Sam Altman
Sam Altman backs £142 shipping container lab at Retro Biosciences. Wikimedia Commons

Biotech startup Retro Biosciences is undertaking a one-of-a-kind experiment housed in shipping containers, funded by a $180 (£142.78) million investment by tech leader Sam Altman to increase lifespan.

Altman, the 38-year-old tech heavyweight, has been a significant player in the industry. Despite his young age, Altman took the tech realm by storm with offerings like ChatGPT and Sora. Unsurprisingly, his involvement in these groundbreaking projects has propelled him to a level of influence rivaling Mark Zuckerberg and Elon Musk, who is currently embroiled in a lawsuit with OpenAI.

It is also worth noting that the Altman-led AI startup is reportedly planning to launch its own AI-powered search engine to challenge Google's search dominance. Altman's visionary investments in tech giants like Reddit, Stripe, Airbnb, and Instacart propelled him to billionaire status. They cemented his influence as a tech giant who relentlessly pushed the boundaries of the industry's future.

Beyond the digital realm, Altman has been quietly devoting significant time and resources in efforts to reprogram the human body over the past three years. Seizing a brief window during his transition to OpenAI CEO, Altman launched Retro Biosciences, a $180 (£142.78) million endeavor aiming to add ten healthy years to human lifespans.

Can this company crack the code to longevity?

In pursuit of this goal, Altman partnered with Joe Betts-LaCroix, a scientist with training from Harvard, MIT, and Caltech. He specialises in biophysics and computer technology, notable for creating the world's most miniature personal computer.

Betts-LaCroix has long advocated for a more rigorous scientific approach and a focus on "deep biology" to enhance longevity through his nonprofit organization, the Health Extension Foundation. However, he lacks formal training in geroscience.

Being a doomsday prepper who claims to have a reserve of guns, gold, and property set aside for potential emergencies, it is understandable that Altman is concerned about the future. The tech mogul is specifically focused on identifying threats to our existence.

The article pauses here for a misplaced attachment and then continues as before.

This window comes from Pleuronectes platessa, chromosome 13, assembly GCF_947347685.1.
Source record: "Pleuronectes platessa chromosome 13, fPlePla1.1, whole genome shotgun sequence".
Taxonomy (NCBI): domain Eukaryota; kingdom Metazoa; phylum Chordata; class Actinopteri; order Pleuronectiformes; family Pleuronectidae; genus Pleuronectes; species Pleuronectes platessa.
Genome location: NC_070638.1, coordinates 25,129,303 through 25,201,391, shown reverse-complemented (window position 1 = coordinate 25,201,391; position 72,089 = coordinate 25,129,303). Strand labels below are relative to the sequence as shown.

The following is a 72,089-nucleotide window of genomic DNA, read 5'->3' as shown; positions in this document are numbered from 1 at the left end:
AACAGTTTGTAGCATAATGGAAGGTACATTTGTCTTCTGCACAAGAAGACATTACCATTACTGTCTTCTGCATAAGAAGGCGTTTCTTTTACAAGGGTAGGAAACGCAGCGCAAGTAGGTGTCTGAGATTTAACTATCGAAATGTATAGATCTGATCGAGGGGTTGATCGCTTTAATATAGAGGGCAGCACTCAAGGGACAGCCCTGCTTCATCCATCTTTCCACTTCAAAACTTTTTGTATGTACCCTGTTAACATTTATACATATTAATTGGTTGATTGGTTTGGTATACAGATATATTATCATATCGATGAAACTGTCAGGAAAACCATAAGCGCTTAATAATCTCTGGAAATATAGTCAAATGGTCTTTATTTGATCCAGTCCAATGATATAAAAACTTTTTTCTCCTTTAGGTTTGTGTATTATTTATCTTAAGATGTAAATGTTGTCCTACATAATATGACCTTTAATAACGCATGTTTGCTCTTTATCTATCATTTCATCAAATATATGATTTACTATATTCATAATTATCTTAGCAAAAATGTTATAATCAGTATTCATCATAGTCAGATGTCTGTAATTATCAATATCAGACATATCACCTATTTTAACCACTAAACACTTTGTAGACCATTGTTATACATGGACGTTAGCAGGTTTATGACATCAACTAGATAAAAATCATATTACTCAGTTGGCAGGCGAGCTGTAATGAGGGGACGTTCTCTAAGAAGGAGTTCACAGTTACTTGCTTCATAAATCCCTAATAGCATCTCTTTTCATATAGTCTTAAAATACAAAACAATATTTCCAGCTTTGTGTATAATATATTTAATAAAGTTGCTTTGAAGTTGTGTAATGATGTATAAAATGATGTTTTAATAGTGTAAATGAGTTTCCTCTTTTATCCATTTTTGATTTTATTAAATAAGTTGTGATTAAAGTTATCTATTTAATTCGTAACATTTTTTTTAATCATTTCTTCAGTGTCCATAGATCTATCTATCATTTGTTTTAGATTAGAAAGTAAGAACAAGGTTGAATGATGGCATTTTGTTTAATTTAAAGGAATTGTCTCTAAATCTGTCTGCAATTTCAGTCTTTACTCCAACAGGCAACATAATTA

Also, Altman believes that he can address these existential challenges and future-proof our world. Surprisingly, whatever motivates him, the extended lifespan he envisions for our bodies is within the realm of possibility.

Making significant investments in 3 anti-aging methodologies

Retro Biosciences is located in the heart of Silicon Valley, about 30 miles south of OpenAI's headquarters in San Francisco, where ChatGPT was created. Instead of being situated directly in San Francisco, it is closer to the campuses of tech giants like Meta, Apple, and Stanford University.

Retro Biosciences embodies the classic Silicon Valley spirit, with a relentless focus on pushing the boundaries of science. Retro Biosciences' headquarters has a raw, industrial vibe, unlike the typical polished tech office.

It is a warehouse-like space adorned with bold murals featuring plants and scientific equipment, nothing like the usual Silicon Valley beanbag chairs. Their labs are cleverly constructed from ventilated shipping containers.

Employees work at desks perched on a platform, giving them a glimpse through secured windows. The entire aesthetic screams, "Move fast and break things," but with a focus on achieving longevity, not just disruptive innovation.

Retro has divided its goals into three categories since the shipping container experiments began in July 2021. Like the startup incubator Y Combinator, which Altman used to lead, Retro is making separate investments in various approaches to extending human lifespan.

In an interview with Business Insider, Betts-LaCroix described Retro's model as a rule breaker in early-stage biotech. While this field typically focuses on a single, promising avenue and invests heavily in its development, Retro simultaneously places wagers on multiple approaches.

Diving into the research areas

Autophagy: It is seen as the most promising area for a quick aging fix due to potential pill-based interventions. While none are currently approved for anti-aging, existing drugs like rapamycin and metformin show promise in boosting autophagy.

Cellular reprogramming: Although popular, cellular reprogramming is a risky approach aiming to use Yamanaka factors to rejuvenate cells. Retro proposes a cautious approach: extracting cells, partially reprogramming them outside the body, then reinserting them if safe.

Plasma therapy: This research involves diluting blood plasma in mice to improve various age-related issues. Early human trials are underway, including at Retro.